Cancer pain management: consider non-pharmacological therapies (e,g, massages, relaxation, acupuncture, TENS),

3.6. American Society of Clinical Oncology (ASCO, USA) 2016 ⊕

Paice JA, Portenoy R, Lacchetti C, Campbell T, Cheville A, Citron M, Constine LS, Cooper A, Glare P, Keefe F, Koyyalagunta L, Levy M, Miaskowski C, Otis-Green S, Sloan P, Bruera E. Management of Chronic Pain in Survivors of Adult Cancers: American Society of Clinical Oncology Clinical Practice Guideline. J Clin Oncol. 2016;34(27):3325-45. [198220].

Three systematic reviews,42-44 two with meta-analyses,43,44 confirmed that acupuncture and massage were effective in improving pain. Massage, acupuncture, music Evidence-based; benefits outweigh harms; evidence quality: low; strength of recommendation: weak.

3.7. American Cancer Society/American Society of Clinical Oncology (ACS/ ASCO, USA) 2016 ⊕

Runowicz CD, Leach CR, Henry NL, Henry KS, Mackey HT, Cowens-Alvarado RL, Cannady RS, Pratt-Chapman ML, Edge SB, Jacobs LA, Hurria A, Marks LB, LaMonte SJ, Warner E, Lyman GH, Ganz PA. American Cancer Society/American Society of Clinical Oncology Breast Cancer SurvivorshipCare Guideline. J Clin Oncol. 2016;34(6):611-35. [198256].

Musculoskeletal health Recommendation 3.8: It is recommended that primary care clinicians (a) should assess for musculoskeletal symptoms, including pain, by asking patients about their symptoms at each clinical encounter (LOE 5 0); and (b) should offer one or more of the following interventions based on clinical indication: acupuncture, physical activity, and referral for physical therapy or rehabilitation (LOE 5 III).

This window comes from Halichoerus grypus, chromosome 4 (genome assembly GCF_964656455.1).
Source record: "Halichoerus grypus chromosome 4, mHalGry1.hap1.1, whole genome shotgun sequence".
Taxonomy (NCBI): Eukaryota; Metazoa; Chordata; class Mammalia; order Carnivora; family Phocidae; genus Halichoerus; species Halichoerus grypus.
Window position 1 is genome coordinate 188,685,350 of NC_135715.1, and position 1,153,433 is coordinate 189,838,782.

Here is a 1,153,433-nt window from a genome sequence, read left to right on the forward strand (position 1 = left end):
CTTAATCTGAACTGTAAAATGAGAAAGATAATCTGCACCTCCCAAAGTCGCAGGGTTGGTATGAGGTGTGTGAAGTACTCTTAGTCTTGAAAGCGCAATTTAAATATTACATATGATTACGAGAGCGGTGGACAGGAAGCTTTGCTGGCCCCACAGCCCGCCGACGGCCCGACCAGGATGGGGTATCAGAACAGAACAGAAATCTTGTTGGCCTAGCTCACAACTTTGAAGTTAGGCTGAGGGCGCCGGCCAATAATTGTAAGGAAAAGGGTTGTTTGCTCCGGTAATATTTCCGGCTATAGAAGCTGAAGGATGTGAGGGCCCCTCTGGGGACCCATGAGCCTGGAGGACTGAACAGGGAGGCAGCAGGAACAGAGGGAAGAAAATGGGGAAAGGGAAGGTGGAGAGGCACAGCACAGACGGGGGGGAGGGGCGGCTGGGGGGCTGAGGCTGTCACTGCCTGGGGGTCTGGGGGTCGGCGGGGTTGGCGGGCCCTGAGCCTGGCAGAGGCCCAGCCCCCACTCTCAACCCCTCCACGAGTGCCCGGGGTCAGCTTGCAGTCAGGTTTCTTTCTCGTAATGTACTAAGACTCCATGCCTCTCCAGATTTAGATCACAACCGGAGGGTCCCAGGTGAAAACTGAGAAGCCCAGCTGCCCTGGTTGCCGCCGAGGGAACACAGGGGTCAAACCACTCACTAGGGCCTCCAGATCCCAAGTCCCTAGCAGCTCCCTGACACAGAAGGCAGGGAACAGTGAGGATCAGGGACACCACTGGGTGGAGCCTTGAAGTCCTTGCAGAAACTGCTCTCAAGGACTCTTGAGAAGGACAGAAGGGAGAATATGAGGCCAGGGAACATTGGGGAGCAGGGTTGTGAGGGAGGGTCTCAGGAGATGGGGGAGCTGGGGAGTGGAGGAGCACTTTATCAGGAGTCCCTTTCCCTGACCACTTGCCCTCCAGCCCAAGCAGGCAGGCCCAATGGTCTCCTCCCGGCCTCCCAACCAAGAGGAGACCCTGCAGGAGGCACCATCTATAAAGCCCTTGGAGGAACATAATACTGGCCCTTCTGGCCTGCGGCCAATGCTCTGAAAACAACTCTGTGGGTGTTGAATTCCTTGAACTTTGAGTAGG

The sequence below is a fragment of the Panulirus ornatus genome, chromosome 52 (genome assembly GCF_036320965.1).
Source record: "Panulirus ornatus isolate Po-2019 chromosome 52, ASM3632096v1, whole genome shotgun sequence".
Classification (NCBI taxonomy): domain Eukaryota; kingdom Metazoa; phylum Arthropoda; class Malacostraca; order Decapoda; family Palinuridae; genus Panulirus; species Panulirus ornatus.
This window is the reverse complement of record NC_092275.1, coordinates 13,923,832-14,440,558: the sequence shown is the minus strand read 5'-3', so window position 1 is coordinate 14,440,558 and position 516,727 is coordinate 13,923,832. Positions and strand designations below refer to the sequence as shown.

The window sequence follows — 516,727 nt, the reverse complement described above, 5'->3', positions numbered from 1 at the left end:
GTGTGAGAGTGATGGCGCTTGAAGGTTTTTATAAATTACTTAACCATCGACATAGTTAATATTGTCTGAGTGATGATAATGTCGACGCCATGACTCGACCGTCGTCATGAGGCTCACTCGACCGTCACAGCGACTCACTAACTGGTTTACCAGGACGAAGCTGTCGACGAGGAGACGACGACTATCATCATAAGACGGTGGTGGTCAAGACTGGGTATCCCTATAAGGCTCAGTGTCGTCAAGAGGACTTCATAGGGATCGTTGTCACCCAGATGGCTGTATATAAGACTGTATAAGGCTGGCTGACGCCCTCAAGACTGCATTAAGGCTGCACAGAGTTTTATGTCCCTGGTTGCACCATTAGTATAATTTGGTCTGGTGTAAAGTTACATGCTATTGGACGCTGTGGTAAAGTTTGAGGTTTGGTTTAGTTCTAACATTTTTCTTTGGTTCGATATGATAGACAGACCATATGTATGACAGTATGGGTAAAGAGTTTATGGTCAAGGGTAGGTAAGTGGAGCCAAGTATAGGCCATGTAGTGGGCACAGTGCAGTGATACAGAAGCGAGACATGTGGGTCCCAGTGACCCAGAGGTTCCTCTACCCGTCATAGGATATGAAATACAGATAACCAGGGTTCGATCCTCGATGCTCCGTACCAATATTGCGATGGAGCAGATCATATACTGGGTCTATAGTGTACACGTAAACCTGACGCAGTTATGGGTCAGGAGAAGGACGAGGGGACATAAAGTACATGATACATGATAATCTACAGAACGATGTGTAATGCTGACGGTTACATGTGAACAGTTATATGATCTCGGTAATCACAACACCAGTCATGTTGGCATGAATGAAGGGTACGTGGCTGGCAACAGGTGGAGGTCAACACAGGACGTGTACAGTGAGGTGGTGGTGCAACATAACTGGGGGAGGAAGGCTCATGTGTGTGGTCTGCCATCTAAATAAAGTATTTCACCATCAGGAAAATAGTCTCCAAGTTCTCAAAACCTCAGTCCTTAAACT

Pain and neuropathy Recommendation 3.9: It is recommended that primary care clinicians : (b) should offer interventions, such as acetaminophen, nonsteroidal anti-inflammatory drugs, physical activity, and/or acupuncture, for pain (LOE 5 I).

3.8. Berkshire Healthcare (BH, GB) 2015 ⊕

Adult palliative care guidelines. Berkshire Healthcare. 2015. [175857].

3.1.4 Non-drug approaches (TENS, acupuncture). Non-drug approaches are useful options in those intolerant of, or averse to taking, oral medication. Physiotherapists will usually show patients or carers how to use TENS, and some are trained acupuncturists.

3.9. Society for Integrative Oncology (SIO, USA) 2014 ⊕

Greenlee H, Balneaves LG, Carlson LE, Cohen M, Deng G, Hershman D, Mumber M, Perlmutter J, Seely D, Sen A, Zick SM, Tripathy D; Society for Integrative Oncology. Clinical practice guidelines on the use of integrative therapies as supportive care in patients treated for breast cancer. J Natl Cancer Inst Monogr. 2014;50:346-58. [167074].